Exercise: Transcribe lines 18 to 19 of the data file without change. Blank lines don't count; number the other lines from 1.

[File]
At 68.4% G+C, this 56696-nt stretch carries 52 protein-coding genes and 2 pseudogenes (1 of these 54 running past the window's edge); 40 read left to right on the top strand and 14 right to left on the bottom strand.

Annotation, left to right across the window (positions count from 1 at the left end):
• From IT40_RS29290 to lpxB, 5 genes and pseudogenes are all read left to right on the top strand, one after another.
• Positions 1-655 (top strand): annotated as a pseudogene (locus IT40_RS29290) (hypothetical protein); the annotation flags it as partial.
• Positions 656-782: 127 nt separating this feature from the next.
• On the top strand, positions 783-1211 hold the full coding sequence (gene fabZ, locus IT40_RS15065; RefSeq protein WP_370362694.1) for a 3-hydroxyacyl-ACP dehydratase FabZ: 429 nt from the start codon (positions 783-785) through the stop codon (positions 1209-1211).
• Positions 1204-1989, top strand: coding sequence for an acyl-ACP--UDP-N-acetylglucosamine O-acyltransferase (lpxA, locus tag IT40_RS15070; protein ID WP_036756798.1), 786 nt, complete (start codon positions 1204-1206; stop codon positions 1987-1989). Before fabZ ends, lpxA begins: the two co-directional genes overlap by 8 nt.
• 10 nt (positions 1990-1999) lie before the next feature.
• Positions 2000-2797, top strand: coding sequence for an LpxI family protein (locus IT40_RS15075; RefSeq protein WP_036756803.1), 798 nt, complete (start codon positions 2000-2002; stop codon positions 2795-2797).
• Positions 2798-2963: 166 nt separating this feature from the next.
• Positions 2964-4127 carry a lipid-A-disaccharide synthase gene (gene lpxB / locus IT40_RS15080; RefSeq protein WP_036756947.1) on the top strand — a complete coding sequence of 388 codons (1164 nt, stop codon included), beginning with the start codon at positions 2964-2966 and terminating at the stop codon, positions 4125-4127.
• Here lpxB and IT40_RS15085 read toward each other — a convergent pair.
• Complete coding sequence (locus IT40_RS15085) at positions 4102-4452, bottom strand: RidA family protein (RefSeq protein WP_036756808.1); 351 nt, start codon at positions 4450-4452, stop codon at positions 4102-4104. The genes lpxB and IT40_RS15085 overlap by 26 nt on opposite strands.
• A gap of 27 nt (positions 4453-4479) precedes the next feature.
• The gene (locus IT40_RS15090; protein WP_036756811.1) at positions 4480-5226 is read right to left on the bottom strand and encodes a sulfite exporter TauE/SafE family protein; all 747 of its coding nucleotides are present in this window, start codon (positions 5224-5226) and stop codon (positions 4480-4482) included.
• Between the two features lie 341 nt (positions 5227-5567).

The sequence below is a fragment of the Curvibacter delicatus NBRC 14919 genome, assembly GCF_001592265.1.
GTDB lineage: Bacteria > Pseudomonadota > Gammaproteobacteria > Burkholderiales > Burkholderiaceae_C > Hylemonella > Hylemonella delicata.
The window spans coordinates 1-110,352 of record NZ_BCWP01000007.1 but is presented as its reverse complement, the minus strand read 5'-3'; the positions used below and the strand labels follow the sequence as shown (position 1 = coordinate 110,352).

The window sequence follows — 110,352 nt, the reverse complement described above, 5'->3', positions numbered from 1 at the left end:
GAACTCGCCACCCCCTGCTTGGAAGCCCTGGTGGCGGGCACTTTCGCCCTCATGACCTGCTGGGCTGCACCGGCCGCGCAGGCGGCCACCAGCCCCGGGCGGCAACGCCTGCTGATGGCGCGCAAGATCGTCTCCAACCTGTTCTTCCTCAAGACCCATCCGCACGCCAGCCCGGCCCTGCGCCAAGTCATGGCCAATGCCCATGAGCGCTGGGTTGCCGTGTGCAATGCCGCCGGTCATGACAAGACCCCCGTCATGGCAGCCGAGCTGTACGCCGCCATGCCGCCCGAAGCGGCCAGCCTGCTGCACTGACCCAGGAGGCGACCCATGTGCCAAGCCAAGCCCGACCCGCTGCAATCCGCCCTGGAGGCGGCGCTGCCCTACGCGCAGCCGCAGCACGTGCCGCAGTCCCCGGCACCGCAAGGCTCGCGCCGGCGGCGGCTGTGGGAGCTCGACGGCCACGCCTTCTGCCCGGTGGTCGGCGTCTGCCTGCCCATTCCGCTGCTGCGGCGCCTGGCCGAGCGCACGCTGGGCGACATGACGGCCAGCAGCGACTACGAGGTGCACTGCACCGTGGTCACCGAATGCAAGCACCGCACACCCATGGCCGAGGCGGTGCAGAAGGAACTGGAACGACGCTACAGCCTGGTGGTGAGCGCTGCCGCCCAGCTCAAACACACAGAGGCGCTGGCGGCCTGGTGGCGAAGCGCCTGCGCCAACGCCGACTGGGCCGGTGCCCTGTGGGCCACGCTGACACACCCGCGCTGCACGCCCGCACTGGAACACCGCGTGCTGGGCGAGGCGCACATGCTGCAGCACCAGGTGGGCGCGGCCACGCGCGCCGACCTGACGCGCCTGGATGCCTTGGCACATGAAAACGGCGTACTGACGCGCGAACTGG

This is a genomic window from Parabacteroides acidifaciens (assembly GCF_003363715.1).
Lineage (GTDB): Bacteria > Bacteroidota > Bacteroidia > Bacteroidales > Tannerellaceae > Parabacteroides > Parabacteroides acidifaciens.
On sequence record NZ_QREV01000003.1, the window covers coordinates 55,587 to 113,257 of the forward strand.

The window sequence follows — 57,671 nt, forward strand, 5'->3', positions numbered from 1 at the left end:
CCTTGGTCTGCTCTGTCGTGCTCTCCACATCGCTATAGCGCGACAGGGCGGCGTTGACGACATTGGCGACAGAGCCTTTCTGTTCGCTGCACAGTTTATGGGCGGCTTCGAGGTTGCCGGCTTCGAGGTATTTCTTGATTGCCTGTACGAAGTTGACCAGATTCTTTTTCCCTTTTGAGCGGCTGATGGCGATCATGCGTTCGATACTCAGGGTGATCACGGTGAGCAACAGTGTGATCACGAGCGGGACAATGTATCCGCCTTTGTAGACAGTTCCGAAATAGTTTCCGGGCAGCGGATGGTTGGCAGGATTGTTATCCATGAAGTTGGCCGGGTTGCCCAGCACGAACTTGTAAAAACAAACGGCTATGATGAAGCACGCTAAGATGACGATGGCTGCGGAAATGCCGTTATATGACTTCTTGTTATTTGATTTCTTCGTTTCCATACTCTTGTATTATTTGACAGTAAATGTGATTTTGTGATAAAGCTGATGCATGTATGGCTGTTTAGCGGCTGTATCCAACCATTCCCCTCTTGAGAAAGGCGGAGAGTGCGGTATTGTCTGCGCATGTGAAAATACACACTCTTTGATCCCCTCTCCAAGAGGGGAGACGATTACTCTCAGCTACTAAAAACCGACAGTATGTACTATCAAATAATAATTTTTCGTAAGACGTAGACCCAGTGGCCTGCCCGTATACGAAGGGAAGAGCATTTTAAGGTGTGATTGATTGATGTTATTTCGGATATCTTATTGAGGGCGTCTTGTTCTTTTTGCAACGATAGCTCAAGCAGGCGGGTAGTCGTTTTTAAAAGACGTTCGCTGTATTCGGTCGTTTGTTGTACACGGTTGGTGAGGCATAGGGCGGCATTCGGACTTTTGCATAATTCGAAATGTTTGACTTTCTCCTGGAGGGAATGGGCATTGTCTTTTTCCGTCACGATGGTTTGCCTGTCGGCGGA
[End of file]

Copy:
GTDB lineage: Bacteria > Pseudomonadota > Gammaproteobacteria > Burkholderiales > Burkholderiaceae_C > Hylemonella > Hylemonella delicata.
The window spans coordinates 1-110,352 of record NZ_BCWP01000007.1 but is presented as its reverse complement, the minus strand read 5'-3'; the positions used below and the strand labels follow the sequence as shown (position 1 = coordinate 110,352).